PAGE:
A horror film - may be, may be not “ With such a dramatic opening “The Fly” has a lot to live up to and what emerges is a sad story of considerable pathos despite the ridiculous plot.” The BBC reviewer who wrote this seems to be in two minds. The story follows a wife who sacrifices all for her husband so he could realise his dream. Yes, the film opens with the graphic murder of the husband (Andre Delambre) by his wife (Helene Delambre), but it seems to be more her loss than anything else. Ridiculous, I don’t think so, it depends on one’s perspective of the film, the genre says horror, and the name conjures up images of a human and fly jigsaw. But if you actually watch the film, it tells the story of Helene’s devotion to her husband right down to the T in marital vows. A love story in which a scientist tampers with matter manipulation to transport objects from one space to another, but with dire consequences as his wife dots around him fulfilling his every whim. A fly, yes, a fly, hitches a ride to remind him that unwrapping the mysteries of the universe without permission is a big no!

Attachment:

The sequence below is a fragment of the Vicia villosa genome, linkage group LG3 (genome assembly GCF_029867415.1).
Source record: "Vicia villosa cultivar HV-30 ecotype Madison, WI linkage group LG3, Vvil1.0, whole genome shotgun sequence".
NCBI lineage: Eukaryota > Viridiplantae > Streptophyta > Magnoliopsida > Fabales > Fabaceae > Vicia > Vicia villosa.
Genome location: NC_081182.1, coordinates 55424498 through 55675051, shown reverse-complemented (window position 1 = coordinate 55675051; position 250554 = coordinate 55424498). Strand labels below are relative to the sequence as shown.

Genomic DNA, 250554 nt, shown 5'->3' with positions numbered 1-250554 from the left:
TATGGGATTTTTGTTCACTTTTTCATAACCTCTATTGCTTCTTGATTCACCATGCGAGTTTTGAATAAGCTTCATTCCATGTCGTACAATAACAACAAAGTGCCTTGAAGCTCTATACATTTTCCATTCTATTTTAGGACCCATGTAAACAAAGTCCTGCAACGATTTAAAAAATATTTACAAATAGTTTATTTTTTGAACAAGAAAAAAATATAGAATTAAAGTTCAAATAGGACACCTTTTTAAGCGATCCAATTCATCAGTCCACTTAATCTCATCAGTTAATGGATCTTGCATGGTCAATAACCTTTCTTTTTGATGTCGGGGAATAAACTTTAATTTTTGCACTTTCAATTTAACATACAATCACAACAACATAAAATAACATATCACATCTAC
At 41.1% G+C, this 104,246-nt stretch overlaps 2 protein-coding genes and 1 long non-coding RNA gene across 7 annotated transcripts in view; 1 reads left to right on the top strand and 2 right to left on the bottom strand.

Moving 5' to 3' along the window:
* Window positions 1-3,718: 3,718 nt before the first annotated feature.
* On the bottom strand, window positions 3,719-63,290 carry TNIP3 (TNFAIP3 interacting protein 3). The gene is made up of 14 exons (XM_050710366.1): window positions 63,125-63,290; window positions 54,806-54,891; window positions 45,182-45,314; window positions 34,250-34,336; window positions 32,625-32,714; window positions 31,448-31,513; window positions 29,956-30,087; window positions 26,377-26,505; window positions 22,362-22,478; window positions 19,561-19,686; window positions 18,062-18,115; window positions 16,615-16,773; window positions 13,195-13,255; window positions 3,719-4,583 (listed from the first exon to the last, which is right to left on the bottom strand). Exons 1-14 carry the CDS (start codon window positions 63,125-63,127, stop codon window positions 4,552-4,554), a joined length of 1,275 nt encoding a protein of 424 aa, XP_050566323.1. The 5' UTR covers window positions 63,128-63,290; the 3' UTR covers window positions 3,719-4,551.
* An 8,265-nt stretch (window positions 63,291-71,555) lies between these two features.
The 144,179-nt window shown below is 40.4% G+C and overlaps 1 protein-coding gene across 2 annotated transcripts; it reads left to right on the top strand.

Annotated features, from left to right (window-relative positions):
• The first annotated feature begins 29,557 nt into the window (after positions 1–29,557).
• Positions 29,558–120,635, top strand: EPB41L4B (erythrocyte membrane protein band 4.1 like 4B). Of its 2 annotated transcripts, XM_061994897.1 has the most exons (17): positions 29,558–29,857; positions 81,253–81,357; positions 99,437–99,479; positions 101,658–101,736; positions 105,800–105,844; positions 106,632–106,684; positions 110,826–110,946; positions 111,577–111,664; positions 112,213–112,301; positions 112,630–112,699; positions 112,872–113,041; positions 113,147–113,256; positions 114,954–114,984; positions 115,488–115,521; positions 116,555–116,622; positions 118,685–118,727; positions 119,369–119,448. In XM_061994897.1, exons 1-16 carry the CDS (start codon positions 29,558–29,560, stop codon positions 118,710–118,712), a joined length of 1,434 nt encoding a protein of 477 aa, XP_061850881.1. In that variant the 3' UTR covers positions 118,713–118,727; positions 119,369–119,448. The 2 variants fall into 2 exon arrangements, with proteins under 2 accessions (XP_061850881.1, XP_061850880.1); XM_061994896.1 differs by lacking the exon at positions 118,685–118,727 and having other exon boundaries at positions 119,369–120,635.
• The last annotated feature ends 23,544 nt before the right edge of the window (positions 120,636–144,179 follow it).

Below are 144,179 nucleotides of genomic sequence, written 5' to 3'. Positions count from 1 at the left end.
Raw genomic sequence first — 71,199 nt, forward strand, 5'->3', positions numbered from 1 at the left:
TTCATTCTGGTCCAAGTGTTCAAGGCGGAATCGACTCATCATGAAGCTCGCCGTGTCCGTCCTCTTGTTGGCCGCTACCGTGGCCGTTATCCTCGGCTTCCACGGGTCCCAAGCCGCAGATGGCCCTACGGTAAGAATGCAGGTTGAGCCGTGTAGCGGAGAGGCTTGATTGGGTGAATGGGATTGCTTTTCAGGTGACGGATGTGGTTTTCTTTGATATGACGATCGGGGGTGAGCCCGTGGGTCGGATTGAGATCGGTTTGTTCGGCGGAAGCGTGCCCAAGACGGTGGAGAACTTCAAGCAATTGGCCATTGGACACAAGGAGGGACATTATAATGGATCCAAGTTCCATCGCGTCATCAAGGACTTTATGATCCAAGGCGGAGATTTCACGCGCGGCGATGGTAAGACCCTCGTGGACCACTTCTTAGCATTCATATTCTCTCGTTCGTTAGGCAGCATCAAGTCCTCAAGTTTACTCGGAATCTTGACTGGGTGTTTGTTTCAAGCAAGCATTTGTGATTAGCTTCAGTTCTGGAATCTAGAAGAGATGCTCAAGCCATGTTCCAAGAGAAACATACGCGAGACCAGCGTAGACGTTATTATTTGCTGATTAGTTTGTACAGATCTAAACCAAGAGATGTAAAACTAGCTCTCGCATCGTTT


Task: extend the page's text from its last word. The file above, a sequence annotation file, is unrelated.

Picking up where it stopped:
“If you watch this one expecting a sci-fi or horror spectacular, then you’ll be disappointed.” Brian Webster of Apollo Movie Guide has hit the nail on the head, yes, I was intrigued, as I waited for the story to unfold, but never horrified. Could it have been the dated effects or lack of bloodshed, partly yes? But if I had watched it in 1958 I might of been astounded by the visuals, and missed the true story, which was summed up by Andre’s brother Francois (Vincent Price) at the end when he was asked by his nephew Philippe why his father died, and he replies: “Your father was an adventurer searching for the truth of life and died trying to unlock it’s mysteries” or something to that effect. That to me was the crux of it, a scientist who would risk all working to get closer to god and unravel his mysteries with his devoted wife willing to sacrifice her own sanity and life by his side all the way. Don’t forget to add a sprinkling of fly head and leg with a splash of blood and wallah! The Fly, 1958 will explode onto your screens.